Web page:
Confusion with molecular geometry [carbon tetrachloride]

1. Jul 28, 2011

sinjan.j

Confusion with molecular geometry [carbon tetrachloride]

I'm trying to understand the molecular geometry of four different compounds:

$CCl_{4} ,CHCl_{3} ,CH_{2}Cl_{2} ,CH_{3}Cl$

Please tell me whether my thinking is right or not[conceptually]. If it's wrong kindly correct me.

for $CCl_{4}$

Carbon forms 4 different single bonds with chlorine. While deciding the shape of the molecule, we have to take into consideration the lone pairs and bond pairs of carbon. Since, lone pairs of carbon don't exist, we have to make sure that the angle between the bond pairs of electron of carbon is maximum and that is possible through tetrahedral arrangement. So, the shape is tetrahedral.

for $CHCl_{3} , CH_{2}Cl_{2} , CH_{3}Cl$

Same as the above arguement, therefore tetrahedral.

Am I right?

I have another doubt. While deciding the geomerty of the molecules, why do we have to consider the electrons of the valence shell of the central atom only, and why not the electrons of the valence shell of the peripheral atoms?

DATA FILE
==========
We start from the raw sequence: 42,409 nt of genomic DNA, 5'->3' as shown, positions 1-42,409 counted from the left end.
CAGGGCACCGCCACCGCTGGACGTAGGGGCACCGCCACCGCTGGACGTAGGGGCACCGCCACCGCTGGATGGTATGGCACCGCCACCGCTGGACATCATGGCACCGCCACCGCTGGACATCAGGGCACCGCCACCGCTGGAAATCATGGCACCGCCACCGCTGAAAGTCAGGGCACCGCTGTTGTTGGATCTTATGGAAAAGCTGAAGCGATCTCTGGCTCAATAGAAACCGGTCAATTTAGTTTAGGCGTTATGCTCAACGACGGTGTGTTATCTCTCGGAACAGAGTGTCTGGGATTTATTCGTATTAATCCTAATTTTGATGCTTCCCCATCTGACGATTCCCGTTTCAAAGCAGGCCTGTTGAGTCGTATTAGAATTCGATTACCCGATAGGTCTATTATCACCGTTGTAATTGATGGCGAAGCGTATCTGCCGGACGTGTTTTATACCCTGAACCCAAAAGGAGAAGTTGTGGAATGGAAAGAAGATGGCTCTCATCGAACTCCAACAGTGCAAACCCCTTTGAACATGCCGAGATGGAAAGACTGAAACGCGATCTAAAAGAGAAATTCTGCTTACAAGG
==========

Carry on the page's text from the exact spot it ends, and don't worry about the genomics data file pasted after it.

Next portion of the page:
2. Jul 28, 2011

Yanick

Yes you are correct.

You don't have to, it just doesn't make sense to talk about the geometry about the chlorine in carbon tetrachloride. Water adopts a bent geometry because of the lone pairs on the Oxygen, we don't really talk about the geometry around the Hydrogens.

When thinking about molecular geometry, you are trying to systematically model what a molecule may look like in space, hence we say that water adopts a bent geometry instead of saying that the geometry around the Hydrogen (in water) is X.

Hope that helps.

3. Jul 28, 2011

sinjan.j

Thank You. got it.